Temptation is a key theme in the book, as the main characters, Digory and Polly, face temptation in various situations and succeed and fail in overcoming it. This theme of temptation is based on an underlying theme of definitive good and evil, which in the book "The Magician's Nephew" is understood within the simplicity of the newly created realm of Narnia. Good and evil are separate and well-defined.

Another theme found in the book is the importance and impact of every individual's choices. Digory learns in the book that his choice to do good or to do evil impacts not only himself but the very world he lives in.

"The Magician's Nephew" is a tale that seems sweetly simplistic at first but upon deeper consideration contains profound truths about humanity illustrated through the fantastical world of Narnia.

An in-depth analysis of the book: "The Magician's Nephew" can be found here:


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What is the theme of the book Magician's Nephew by C.S. Lewis?

If you check the link below and browse the answers in The Magician's Nephew Group here on enotes, you will see that similar questions have already been answered.

All of the books in the series The Chronicles of Narnia are allegories regarding the triumph of good over evil. The individual novels all have different storyliness but they have something to do with the imaginary land of Narnia and/or Narnia's great hero, Aslan. Aslan is always present at some point in all of the novels, and he is a Christ figure.

In The Magician's Nephew, readers find out how humans first entered the kingdom of Narnia - through a magic apple planted in Digory's backyard that grew up into a tree, from which the wardrobe was constructed  that allowed the Pevensie children to enter Narnia while visiting the old professor, who is Digory grown up. Digory, however, is the magician's nephew because his uncle Andrew is the magician. In this story, Digory and Polly bring the evil queen Jadis to London by mistake. Aslan must show up to rescue the humans in this story, just as with the others. Digory has a chance to steal a magic apple to heal his mother from her illness, but he chooses not to do this knowing it is wrong and knowing that his mother would not approve. So there is the additional theme of choosing the right thing, even though it is difficult. Aslan rewards Digory for his honesty and gives him an apple anyway, which he uses to heal his mother and later plants in the backyard.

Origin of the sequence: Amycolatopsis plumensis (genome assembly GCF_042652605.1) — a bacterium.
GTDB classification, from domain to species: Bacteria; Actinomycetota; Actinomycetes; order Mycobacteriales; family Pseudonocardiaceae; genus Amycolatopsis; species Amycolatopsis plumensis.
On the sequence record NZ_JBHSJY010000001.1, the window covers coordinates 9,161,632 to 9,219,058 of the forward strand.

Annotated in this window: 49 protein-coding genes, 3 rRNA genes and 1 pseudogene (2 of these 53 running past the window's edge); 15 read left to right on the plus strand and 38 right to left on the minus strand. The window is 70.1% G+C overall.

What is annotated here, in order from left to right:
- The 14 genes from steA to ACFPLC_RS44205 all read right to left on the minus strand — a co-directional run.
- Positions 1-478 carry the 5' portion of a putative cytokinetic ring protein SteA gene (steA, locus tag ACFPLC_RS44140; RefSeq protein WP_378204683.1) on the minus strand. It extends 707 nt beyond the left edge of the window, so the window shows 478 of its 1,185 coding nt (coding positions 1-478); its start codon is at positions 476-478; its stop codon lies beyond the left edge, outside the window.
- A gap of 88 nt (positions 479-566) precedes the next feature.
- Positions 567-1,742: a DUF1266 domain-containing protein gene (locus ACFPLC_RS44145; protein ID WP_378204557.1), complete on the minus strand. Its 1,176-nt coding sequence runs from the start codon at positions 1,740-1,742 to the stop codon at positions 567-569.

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What are some interesting points to study in the novel The Magician's Nephew?

While The Magician's Nephew is the sixth book published as part of the Narnia Chronicles by C. S. Lewis, it is actually the first in chronology for the series--a prequel, if you will, to The Lion, the Witch, and the Wardrobe.  From your question, I can't tell whether you've already read the book or if you're looking for some things to look for as you read.  I'll try not to give away too many of the plot elements in case you haven't read, but either way, this is a book full of interesting and symbolic issues to think about and study. 

The Chronicles are all allegorical in nature, so the primary element to look for in this novel is the allegory--the characters and places which represent things greater than themselves.  Consider the following:

  • Aslan sings and creates a world--from nothing.
  • Jadis, the ice queen, is an enemy to Aslan.
  • Aslan and Jadis are locked in a battle between good and evil.
  • Gardens and an apple and temptation are all part of this story.

One other important thing to examine in this novel, especially if you're reading the entire Chronicles, is all the "beginnings" in this novel which carry over into the rest of the series.  And if you're looking for something more in-depth to study and/or research, perhaps you could examine why this novel is out of chronological order in the series.